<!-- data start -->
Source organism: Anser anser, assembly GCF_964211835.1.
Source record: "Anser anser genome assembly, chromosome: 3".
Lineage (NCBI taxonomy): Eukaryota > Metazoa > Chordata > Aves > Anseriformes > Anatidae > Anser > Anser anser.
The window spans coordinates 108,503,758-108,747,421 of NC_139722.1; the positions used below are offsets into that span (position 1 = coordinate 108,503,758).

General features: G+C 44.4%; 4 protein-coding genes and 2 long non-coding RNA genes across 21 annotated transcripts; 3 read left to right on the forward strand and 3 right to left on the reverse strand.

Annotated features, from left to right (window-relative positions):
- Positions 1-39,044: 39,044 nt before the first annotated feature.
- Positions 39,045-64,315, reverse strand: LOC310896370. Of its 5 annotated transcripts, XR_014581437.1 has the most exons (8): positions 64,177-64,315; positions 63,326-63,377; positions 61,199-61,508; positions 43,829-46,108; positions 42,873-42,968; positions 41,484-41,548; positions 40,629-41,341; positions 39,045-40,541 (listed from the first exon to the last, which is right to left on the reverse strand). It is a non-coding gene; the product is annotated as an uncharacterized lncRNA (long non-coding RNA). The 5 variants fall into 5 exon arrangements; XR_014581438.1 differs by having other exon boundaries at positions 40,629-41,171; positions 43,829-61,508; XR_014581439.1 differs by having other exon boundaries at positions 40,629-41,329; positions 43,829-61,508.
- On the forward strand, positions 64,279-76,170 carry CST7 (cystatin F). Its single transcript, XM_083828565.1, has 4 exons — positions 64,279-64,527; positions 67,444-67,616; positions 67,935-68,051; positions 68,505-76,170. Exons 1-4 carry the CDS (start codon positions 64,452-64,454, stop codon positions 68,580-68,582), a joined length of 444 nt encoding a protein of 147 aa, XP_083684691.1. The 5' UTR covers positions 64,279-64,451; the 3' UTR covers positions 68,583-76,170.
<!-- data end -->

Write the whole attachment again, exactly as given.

Source organism: Anser anser, assembly GCF_964211835.1.
Source record: "Anser anser genome assembly, chromosome: 3".
Lineage (NCBI taxonomy): Eukaryota > Metazoa > Chordata > Aves > Anseriformes > Anatidae > Anser > Anser anser.
The window spans coordinates 108,503,758-108,747,421 of NC_139722.1; the positions used below are offsets into that span (position 1 = coordinate 108,503,758).

General features: G+C 44.4%; 4 protein-coding genes and 2 long non-coding RNA genes across 21 annotated transcripts; 3 read left to right on the forward strand and 3 right to left on the reverse strand.

Annotated features, from left to right (window-relative positions):
- Positions 1-39,044: 39,044 nt before the first annotated feature.
- Positions 39,045-64,315, reverse strand: LOC310896370. Of its 5 annotated transcripts, XR_014581437.1 has the most exons (8): positions 64,177-64,315; positions 63,326-63,377; positions 61,199-61,508; positions 43,829-46,108; positions 42,873-42,968; positions 41,484-41,548; positions 40,629-41,341; positions 39,045-40,541 (listed from the first exon to the last, which is right to left on the reverse strand). It is a non-coding gene; the product is annotated as an uncharacterized lncRNA (long non-coding RNA). The 5 variants fall into 5 exon arrangements; XR_014581438.1 differs by having other exon boundaries at positions 40,629-41,171; positions 43,829-61,508; XR_014581439.1 differs by having other exon boundaries at positions 40,629-41,329; positions 43,829-61,508.
- On the forward strand, positions 64,279-76,170 carry CST7 (cystatin F). Its single transcript, XM_083828565.1, has 4 exons — positions 64,279-64,527; positions 67,444-67,616; positions 67,935-68,051; positions 68,505-76,170. Exons 1-4 carry the CDS (start codon positions 64,452-64,454, stop codon positions 68,580-68,582), a joined length of 444 nt encoding a protein of 147 aa, XP_083684691.1. The 5' UTR covers positions 64,279-64,451; the 3' UTR covers positions 68,583-76,170.